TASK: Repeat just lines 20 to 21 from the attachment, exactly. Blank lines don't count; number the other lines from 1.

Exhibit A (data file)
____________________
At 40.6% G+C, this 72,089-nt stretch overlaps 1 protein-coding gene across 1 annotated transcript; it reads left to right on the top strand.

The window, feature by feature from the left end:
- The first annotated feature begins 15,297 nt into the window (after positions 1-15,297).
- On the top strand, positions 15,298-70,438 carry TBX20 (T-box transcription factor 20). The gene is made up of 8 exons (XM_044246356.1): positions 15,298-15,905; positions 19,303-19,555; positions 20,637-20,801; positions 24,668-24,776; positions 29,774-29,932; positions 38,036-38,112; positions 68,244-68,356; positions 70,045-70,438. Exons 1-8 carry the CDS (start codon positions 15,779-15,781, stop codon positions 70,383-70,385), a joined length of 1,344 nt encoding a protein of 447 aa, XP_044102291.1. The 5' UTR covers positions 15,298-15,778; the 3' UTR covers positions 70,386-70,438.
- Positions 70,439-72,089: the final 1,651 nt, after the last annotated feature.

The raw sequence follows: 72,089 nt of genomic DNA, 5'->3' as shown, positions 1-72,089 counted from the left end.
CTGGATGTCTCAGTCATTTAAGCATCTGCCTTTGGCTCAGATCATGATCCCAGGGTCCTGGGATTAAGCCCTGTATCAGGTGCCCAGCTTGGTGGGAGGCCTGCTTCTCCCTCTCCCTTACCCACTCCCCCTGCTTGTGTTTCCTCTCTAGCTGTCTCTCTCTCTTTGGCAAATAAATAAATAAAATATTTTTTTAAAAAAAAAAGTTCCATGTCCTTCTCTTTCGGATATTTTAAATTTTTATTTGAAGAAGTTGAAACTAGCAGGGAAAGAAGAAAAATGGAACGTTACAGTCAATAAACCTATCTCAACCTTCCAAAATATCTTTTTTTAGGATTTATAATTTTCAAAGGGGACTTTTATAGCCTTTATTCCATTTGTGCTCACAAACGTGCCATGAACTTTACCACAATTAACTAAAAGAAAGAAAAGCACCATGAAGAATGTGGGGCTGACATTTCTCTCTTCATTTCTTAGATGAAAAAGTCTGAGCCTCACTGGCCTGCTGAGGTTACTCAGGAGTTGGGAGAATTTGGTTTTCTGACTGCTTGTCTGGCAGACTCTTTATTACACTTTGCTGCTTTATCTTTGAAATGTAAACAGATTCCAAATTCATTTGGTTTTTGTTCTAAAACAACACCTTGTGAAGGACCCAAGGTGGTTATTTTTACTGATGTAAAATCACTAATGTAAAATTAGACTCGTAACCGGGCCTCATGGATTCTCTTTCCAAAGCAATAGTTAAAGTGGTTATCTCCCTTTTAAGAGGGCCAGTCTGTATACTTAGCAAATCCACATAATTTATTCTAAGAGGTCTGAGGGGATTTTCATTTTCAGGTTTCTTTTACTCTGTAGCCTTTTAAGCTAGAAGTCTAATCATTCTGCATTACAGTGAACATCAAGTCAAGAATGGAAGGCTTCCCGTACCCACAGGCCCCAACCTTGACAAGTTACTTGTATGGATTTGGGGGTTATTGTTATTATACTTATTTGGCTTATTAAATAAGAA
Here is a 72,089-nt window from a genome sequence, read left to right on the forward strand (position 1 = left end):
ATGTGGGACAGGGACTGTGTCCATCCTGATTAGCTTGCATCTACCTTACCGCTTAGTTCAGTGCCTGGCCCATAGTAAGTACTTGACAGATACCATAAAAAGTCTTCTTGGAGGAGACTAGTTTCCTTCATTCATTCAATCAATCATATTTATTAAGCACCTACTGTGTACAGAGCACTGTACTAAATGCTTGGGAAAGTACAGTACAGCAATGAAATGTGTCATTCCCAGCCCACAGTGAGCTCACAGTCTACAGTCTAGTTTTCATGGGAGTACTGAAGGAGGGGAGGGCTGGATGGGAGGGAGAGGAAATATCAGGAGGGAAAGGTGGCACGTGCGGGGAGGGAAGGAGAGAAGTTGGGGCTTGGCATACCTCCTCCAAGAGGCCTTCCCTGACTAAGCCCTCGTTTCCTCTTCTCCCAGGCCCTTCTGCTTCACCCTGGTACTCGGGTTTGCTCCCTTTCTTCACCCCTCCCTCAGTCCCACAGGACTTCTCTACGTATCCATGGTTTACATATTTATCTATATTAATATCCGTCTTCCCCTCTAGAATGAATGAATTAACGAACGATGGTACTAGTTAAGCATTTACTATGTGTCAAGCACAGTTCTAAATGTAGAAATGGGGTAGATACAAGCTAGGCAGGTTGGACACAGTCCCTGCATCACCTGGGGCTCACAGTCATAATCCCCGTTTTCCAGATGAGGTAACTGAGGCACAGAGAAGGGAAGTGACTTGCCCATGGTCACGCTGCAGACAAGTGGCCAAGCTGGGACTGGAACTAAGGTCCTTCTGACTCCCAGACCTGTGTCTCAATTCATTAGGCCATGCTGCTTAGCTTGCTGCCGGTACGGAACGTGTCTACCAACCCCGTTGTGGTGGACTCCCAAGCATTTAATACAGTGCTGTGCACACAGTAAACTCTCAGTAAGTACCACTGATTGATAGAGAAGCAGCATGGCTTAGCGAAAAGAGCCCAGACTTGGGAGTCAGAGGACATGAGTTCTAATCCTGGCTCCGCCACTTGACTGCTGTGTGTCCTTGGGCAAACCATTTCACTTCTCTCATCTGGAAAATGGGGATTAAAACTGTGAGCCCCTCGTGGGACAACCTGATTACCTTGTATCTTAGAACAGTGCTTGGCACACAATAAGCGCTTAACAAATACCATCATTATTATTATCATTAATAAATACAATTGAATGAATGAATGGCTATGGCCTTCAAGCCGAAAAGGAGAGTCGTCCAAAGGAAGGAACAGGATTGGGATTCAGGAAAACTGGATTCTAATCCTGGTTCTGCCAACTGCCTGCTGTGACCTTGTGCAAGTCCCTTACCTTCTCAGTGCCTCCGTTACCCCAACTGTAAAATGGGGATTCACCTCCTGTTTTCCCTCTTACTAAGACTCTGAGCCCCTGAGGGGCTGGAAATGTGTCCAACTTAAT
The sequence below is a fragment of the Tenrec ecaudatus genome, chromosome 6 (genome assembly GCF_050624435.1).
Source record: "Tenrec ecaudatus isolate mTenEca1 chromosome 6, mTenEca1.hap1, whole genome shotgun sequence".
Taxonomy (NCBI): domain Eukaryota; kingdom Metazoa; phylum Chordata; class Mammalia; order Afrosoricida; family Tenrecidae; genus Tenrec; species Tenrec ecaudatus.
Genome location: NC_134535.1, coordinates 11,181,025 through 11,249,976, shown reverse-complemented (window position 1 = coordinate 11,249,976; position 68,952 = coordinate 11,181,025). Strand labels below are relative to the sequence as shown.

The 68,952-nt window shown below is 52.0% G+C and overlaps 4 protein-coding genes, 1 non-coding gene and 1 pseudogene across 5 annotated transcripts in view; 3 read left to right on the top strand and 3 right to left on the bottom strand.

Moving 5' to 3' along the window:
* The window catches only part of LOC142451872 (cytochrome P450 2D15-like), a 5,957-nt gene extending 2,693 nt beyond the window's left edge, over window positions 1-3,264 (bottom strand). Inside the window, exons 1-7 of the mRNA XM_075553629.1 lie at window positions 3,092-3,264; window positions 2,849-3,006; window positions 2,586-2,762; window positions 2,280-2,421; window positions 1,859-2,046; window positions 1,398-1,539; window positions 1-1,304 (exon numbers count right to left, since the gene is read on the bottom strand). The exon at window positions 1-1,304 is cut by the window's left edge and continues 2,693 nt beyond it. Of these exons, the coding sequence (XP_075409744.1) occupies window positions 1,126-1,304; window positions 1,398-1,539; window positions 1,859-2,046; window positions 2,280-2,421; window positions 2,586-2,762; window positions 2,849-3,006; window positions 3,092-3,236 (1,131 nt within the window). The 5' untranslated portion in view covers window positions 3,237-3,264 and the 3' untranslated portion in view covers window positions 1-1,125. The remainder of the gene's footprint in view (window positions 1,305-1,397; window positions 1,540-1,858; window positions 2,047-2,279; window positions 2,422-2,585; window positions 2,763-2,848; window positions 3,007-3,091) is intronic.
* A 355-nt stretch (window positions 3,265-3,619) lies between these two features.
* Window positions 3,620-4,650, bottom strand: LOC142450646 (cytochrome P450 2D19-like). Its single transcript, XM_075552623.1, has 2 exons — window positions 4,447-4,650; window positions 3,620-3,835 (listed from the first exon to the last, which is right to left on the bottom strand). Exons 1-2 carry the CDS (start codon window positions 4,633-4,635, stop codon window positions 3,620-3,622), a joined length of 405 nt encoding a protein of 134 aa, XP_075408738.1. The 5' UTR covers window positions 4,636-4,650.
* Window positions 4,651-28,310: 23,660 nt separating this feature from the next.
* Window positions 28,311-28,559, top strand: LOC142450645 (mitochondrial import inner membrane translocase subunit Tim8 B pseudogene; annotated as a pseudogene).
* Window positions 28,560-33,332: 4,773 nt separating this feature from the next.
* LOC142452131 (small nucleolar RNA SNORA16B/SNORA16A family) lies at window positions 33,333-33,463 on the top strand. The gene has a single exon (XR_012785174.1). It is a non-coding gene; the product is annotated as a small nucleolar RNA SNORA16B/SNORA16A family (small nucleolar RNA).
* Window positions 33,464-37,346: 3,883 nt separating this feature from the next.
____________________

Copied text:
* Window positions 28,311-28,559, top strand: LOC142450645 (mitochondrial import inner membrane translocase subunit Tim8 B pseudogene; annotated as a pseudogene).
* Window positions 28,560-33,332: 4,773 nt separating this feature from the next.